You meet those people that are full of those timeless and why-won’t-they-just-die jokes? You know, like: “Did you get a haircut?” “No, gottem all cut!”
When my wife was pregnant some people explained to young children that she swallowed a watermelon seed.
But the image of a seed is also used to describe the word of God. I know, I know. For some of you the Bible is simply politicized, evangelical fodder that describes a mean God in the Old Testament and grace-filled one in the New (just an aside: the Old Testament totally has a bad wrap and it’s wrong).
But with willing hearts and minds, combing through the Bible pays amazing dividends.
You read it, consider it, take it in, let it’s meaning grow as you discover new facets, then you begin to change…grow…become. This watermelon seed of a Word has really come to life!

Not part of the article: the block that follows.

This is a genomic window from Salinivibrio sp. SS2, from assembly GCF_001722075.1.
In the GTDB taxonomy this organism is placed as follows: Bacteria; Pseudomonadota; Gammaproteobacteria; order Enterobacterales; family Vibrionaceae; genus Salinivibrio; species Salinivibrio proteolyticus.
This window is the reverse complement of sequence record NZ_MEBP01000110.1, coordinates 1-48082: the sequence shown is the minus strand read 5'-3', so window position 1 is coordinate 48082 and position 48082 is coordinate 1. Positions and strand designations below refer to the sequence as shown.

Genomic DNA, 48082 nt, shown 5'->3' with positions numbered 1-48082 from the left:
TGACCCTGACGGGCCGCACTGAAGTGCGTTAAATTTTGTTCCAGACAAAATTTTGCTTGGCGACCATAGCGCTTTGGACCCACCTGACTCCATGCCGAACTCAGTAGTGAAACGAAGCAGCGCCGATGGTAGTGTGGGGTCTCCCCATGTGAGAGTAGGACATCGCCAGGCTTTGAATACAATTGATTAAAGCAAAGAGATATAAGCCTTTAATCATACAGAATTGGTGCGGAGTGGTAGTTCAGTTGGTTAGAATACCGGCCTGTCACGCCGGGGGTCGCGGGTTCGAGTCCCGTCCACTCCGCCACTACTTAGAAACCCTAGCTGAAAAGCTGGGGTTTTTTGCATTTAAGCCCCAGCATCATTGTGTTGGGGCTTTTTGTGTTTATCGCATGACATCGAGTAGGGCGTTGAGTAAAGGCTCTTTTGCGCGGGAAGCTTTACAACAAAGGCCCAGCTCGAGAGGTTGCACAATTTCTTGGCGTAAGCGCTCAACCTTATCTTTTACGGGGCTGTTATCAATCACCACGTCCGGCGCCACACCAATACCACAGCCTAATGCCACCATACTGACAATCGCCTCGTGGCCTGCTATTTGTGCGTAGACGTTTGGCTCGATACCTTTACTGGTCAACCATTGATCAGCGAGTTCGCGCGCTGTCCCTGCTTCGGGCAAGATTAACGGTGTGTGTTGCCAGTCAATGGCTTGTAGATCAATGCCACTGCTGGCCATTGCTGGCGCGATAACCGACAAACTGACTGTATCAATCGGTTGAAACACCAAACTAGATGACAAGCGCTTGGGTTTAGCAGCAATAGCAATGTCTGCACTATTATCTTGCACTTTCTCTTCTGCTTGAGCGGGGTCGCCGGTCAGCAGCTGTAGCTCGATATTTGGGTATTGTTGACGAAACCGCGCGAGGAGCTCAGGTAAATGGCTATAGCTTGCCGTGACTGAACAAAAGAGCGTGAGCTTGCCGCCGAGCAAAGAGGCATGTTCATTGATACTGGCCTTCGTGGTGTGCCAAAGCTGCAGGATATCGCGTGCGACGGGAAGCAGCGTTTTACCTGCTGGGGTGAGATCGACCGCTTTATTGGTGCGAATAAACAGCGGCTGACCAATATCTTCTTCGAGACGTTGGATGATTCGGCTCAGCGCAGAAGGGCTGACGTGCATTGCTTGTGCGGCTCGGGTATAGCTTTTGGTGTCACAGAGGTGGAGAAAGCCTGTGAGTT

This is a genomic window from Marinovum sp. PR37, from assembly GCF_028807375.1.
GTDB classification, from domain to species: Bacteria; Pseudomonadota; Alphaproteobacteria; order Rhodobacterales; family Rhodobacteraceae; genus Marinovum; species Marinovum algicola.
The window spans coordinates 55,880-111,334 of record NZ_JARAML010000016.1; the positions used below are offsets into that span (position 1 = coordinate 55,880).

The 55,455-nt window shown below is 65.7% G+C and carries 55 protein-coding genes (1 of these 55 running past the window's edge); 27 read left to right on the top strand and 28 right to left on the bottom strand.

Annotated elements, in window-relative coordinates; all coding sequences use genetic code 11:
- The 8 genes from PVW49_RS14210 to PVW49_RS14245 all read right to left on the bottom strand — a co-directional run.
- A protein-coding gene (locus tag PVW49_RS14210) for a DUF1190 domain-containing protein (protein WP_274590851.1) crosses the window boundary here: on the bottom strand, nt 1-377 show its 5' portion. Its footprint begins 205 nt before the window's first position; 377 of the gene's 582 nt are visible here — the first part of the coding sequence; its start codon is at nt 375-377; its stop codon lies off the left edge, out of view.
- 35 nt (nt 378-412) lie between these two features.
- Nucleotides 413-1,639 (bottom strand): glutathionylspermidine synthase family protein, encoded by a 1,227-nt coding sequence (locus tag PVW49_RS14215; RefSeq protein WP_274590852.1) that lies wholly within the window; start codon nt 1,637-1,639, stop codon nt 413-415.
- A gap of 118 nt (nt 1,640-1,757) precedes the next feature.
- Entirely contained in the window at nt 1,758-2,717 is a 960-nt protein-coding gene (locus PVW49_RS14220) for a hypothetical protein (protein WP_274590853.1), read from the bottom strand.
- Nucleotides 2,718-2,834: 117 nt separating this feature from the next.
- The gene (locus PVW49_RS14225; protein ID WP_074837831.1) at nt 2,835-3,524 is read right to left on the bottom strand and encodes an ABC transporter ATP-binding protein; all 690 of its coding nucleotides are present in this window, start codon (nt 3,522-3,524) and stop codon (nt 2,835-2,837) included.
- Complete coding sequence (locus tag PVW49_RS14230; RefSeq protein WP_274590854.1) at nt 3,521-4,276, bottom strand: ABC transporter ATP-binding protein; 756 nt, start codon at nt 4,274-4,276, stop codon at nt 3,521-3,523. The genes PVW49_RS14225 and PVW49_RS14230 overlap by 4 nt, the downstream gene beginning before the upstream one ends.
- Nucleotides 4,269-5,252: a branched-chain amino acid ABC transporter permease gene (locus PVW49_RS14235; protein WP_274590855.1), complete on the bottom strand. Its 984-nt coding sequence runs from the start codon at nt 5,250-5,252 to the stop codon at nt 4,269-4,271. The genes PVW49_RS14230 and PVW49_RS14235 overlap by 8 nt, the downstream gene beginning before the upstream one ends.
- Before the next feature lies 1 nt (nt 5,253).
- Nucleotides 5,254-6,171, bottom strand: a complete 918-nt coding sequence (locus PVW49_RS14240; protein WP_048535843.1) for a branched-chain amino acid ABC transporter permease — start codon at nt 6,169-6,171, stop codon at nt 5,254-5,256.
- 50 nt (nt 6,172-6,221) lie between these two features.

May I not be like those rocky places on whom seed was thrown, who hear the word and at once receive it with joy, but since they have no root, last only a short time; when affliction or persecution comes because of the word, they quickly fall away. And may I not be like those among the thorns on whom seed was sown, who hear the word, but the worries of this world, the deceitfulness of riches and pleasures, and the desires for other things come in and choke the word, making it immature and unfruitful. Instead, may I be like the good soil on whom seed was sown, who with a noble and good heart hear the word, understand and accept it, and with perseverance bear fruit, yielding thirty, sixty, or a hundred times what was sown. (Matthew 13:20–23; Mark 4:16–20; Luke 8:13–15)
Boa, K. (1993). Handbook to prayer: Praying scripture back to God. Atlanta: Trinity House.